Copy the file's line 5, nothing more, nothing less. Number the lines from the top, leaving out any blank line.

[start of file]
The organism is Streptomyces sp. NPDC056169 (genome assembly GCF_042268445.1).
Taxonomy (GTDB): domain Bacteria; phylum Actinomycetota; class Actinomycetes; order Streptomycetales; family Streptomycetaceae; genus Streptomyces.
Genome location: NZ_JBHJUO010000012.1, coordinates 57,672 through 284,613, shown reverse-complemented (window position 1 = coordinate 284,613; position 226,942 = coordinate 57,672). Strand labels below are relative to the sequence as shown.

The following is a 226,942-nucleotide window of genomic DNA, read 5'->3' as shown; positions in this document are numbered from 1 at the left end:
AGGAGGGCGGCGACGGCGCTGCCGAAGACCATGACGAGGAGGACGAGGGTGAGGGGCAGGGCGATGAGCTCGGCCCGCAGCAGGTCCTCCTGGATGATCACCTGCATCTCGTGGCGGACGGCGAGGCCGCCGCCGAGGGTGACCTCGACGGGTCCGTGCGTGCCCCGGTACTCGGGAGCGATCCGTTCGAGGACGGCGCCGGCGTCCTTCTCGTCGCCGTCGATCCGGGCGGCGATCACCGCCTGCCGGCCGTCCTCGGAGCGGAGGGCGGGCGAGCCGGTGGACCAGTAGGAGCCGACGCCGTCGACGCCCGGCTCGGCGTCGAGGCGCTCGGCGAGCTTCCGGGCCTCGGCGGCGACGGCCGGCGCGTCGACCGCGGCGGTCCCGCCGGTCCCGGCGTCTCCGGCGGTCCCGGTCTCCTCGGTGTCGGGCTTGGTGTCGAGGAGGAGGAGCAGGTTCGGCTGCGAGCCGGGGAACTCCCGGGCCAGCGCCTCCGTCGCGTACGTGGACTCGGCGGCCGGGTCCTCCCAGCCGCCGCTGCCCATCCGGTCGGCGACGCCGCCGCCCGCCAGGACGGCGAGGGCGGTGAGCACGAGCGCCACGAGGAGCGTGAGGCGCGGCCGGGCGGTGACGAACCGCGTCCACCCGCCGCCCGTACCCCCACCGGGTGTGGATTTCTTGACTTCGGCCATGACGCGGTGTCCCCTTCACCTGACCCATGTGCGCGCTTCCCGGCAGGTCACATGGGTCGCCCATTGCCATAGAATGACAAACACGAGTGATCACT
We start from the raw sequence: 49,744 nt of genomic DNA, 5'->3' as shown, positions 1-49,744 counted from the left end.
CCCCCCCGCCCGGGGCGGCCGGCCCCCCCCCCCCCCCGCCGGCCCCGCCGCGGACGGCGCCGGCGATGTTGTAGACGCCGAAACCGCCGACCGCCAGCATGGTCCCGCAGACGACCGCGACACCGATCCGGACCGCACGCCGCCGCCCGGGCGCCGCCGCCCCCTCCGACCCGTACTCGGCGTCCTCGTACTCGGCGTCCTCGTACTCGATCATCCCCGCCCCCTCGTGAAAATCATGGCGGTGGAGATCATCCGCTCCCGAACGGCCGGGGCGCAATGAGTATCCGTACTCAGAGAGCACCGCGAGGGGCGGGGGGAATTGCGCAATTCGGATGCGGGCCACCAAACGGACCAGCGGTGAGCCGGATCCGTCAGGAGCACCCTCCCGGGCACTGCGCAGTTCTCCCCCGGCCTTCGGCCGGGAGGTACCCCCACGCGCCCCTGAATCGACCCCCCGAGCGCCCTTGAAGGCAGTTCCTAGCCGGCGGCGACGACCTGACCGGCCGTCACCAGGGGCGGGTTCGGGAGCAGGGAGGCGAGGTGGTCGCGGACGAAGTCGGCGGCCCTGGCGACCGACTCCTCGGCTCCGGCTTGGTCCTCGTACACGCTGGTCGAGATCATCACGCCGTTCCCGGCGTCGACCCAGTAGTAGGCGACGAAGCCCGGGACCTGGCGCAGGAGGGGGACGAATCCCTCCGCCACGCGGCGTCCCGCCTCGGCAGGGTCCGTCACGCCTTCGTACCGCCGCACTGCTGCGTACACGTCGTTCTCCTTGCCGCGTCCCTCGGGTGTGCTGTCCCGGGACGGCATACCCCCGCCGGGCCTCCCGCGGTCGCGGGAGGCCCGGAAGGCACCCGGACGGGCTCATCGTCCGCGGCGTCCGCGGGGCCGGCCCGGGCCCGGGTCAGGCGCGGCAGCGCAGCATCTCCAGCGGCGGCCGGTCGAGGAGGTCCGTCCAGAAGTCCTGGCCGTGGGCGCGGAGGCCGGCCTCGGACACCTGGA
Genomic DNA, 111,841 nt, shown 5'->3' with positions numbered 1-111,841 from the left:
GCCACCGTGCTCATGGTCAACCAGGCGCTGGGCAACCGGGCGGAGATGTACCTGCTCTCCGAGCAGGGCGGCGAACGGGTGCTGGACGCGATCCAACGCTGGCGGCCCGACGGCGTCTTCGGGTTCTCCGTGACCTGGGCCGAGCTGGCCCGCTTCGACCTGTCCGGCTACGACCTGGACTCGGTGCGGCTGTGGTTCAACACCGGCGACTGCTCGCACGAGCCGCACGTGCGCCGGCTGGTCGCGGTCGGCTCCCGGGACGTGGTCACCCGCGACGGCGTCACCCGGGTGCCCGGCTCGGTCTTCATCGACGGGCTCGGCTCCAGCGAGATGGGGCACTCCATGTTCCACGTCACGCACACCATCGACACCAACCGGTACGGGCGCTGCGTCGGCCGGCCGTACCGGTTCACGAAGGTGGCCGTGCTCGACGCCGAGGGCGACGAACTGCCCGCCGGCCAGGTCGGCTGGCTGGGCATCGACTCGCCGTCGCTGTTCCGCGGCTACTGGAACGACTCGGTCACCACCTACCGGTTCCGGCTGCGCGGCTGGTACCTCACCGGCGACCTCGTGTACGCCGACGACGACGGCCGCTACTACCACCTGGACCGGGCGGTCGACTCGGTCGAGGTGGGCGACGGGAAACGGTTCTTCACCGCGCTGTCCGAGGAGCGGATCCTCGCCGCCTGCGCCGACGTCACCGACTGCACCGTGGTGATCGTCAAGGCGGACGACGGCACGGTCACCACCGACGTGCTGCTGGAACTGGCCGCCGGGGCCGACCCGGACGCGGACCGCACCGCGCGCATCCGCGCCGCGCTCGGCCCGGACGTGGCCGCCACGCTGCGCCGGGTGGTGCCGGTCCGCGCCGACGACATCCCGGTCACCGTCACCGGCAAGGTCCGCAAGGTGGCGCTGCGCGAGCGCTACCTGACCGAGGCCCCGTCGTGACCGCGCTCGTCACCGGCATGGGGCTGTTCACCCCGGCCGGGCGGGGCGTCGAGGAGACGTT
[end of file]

AGGAGGGCGGCGACGGCGCTGCCGAAGACCATGACGAGGAGGACGAGGGTGAGGGGCAGGGCGATGAGCTCGGCCCGCAGCAGGTCCTCCTGGATGATCACCTGCATCTCGTGGCGGACGGCGAGGCCGCCGCCGAGGGTGACCTCGACGGGTCCGTGCGTGCCCCGGTACTCGGGAGCGATCCGTTCGAGGACGGCGCCGGCGTCCTTCTCGTCGCCGTCGATCCGGGCGGCGATCACCGCCTGCCGGCCGTCCTCGGAGCGGAGGGCGGGCGAGCCGGTGGACCAGTAGGAGCCGACGCCGTCGACGCCCGGCTCGGCGTCGAGGCGCTCGGCGAGCTTCCGGGCCTCGGCGGCGACGGCCGGCGCGTCGACCGCGGCGGTCCCGCCGGTCCCGGCGTCTCCGGCGGTCCCGGTCTCCTCGGTGTCGGGCTTGGTGTCGAGGAGGAGGAGCAGGTTCGGCTGCGAGCCGGGGAACTCCCGGGCCAGCGCCTCCGTCGCGTACGTGGACTCGGCGGCCGGGTCCTCCCAGCCGCCGCTGCCCATCCGGTCGGCGACGCCGCCGCCCGCCAGGACGGCGAGGGCGGTGAGCACGAGCGCCACGAGGAGCGTGAGGCGCGGCCGGGCGGTGACGAACCGCGTCCACCCGCCGCCCGTACCCCCACCGGGTGTGGATTTCTTGACTTCGGCCATGACGCGGTGTCCCCTTCACCTGACCCATGTGCGCGCTTCCCGGCAGGTCACATGGGTCGCCCATTGCCATAGAATGACAAACACGAGTGATCACT